The University has issued an outright ban on the use, storage, and parking of personal electric vehicles (PEVs) on most of campus. This is an update to the less aggressive time-based PEV restrictions announced in August and is the result of low compliance with that policy, according to an email shared with the community on Monday, Dec. 4.
We asked our columnists for their thoughts on the PEV ban: what are the benefits and drawbacks to the community? What purpose does this ban serve? Who does it support and who does it harm? Is this within the purview of the University?
Without fixing TigerTransit, expect scooter reform to fail
By Thomas Buckley, Columnist
On the one hand, scooter users had it coming. After years of terrorizing pedestrians, gumming up sidewalks, and persistently violating University rules, Princeton finally decided it had had enough and restricted PEV use during the weekday this fall. However, within weeks, it quickly became clear that many users were openly and aggressively flouting the rules, and it seemed like the University was powerless to enforce its own regulations. Slowly, but surely, scooters were returning to their old status. At least until this week, when the University finally brought down the hammer, arguing that the widespread disregard of the new rules necessitated a total ban.
Unfortunately for the administration, banning scooters does nothing to address what caused the surge in PEV use in the first place: namely, a campus rendered nearly unnavigable by construction and public transportation services that are woefully ill-equipped to address the needs of undergraduate students. In particular, the lack of any service along Elm Drive demonstrates the lack of interest Princeton has in providing a Tiger Transit that is useful for undergraduates. Even for someone who happens to be near a bus stop, service typically runs every 15 minutes, giving them only one chance to catch the bus within the 10 minute transition between classes. Rearranging route schedules to increase service during the busiest passing periods could reduce our reliance on scooters without necessitating a massive expansion of the bus fleet.
Without addressing the legitimate concerns of students traveling long distances on campus, the University may find the ban more difficult to enforce than anticipated. If the administration offers students a choice between testing the willingness of the University to enforce the new policy or being persistently tardy, they should not be surprised if some people choose to take the gamble.
Thomas Buckley is a sophomore from Colchester, Vermont intending to major in Public Policy. He can be reached at firstname.lastname@example.org
The University needs to communicate, not issue edicts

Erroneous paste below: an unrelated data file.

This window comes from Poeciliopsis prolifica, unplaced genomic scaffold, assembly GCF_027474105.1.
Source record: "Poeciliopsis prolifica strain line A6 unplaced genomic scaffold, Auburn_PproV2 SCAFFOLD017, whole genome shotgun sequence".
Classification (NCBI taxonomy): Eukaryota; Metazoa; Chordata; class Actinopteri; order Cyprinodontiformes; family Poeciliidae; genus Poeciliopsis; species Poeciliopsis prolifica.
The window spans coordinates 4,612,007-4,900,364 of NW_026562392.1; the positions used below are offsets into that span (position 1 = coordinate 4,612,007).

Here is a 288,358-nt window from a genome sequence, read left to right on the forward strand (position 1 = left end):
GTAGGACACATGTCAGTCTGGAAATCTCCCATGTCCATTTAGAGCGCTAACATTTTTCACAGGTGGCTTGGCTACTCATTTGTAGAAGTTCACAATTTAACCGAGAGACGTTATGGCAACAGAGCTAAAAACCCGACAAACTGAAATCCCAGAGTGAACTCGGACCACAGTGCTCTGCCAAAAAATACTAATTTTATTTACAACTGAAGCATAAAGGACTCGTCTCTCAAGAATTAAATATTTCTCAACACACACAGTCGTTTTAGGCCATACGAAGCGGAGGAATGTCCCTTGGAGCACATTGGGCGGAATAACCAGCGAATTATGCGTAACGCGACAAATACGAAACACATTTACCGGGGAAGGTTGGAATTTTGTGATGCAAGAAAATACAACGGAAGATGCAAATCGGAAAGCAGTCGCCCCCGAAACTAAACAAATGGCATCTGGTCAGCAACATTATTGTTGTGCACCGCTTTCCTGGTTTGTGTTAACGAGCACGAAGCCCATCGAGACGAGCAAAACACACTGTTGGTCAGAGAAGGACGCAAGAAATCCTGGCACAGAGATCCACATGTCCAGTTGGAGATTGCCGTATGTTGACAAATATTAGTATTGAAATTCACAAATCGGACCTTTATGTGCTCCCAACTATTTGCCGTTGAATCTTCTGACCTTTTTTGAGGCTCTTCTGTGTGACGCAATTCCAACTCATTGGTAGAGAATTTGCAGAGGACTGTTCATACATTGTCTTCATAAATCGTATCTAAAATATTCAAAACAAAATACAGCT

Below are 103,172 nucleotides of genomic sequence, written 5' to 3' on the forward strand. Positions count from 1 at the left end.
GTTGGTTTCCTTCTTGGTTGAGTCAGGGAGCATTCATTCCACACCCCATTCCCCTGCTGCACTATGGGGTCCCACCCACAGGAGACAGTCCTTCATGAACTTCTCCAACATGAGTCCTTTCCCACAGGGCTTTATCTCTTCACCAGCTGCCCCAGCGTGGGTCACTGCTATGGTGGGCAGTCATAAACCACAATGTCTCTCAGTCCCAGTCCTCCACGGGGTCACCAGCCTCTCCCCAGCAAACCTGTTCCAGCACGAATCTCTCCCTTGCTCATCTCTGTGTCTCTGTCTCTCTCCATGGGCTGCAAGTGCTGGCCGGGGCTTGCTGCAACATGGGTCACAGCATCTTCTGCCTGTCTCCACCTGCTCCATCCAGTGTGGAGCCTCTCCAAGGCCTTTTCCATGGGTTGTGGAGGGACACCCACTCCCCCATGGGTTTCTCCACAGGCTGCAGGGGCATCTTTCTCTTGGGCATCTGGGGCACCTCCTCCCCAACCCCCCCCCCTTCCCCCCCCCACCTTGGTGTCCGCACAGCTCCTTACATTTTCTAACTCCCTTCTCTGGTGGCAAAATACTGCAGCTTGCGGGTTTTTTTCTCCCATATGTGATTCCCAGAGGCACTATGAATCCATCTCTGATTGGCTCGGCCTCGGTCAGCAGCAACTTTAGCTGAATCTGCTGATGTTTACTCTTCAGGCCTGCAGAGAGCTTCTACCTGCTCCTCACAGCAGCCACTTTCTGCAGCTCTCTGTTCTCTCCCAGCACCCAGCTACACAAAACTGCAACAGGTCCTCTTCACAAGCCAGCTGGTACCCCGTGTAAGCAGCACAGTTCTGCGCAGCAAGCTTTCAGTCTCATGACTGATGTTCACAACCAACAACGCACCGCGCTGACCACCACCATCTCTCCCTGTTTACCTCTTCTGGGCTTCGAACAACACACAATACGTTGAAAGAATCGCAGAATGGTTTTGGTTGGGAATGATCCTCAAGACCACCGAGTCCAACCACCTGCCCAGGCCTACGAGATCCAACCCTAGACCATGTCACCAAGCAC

By Leo Yu, Contributing Columnist
As a not-very-attentive walker, I am wary of scooters on campus. Every pedestrian dreads the possibility of a painful and potentially dangerous collision — there are many who agree with the idea that some restrictions should exist regarding the use of PEVs. Yet as someone who wants to see such regulations put in place, I still realize the shortcomings in the University’s actions. Instead of justifying their actions in response to students’ concerns, they simply doubled down. This creates the perception that their actions are unjustified or draconian, sparking further backlash and making it less likely that people will adhere to the new prohibition.
The Dec. 4 communication framed the new policy as an immediate response to non-compliance with the old policy. This created a perceived lack of engagement with the real concerns of students — including walking paths disrupted by construction sites and limited passing time. As a non-scootering Butler resident, I do not bear the worst of the impact of construction, yet I still feel its effects every day when I have to walk far out of my way to get to class. Most importantly, the sudden response prevents students from feeling that these regulations are legitimate, when indeed scooter regulations are necessary.
This failing in University communications strategy is not surprising, but for college students who are used to being treated as independent adults — rather than disobedient toddlers — it may result in more backlash than compliance. Instead, the University should prioritize drumming up engagement by using its existing programming to solicit student feedback and craft solutions incorporating these responses. Ultimately, the danger of scooters can be mitigated — but not without student input.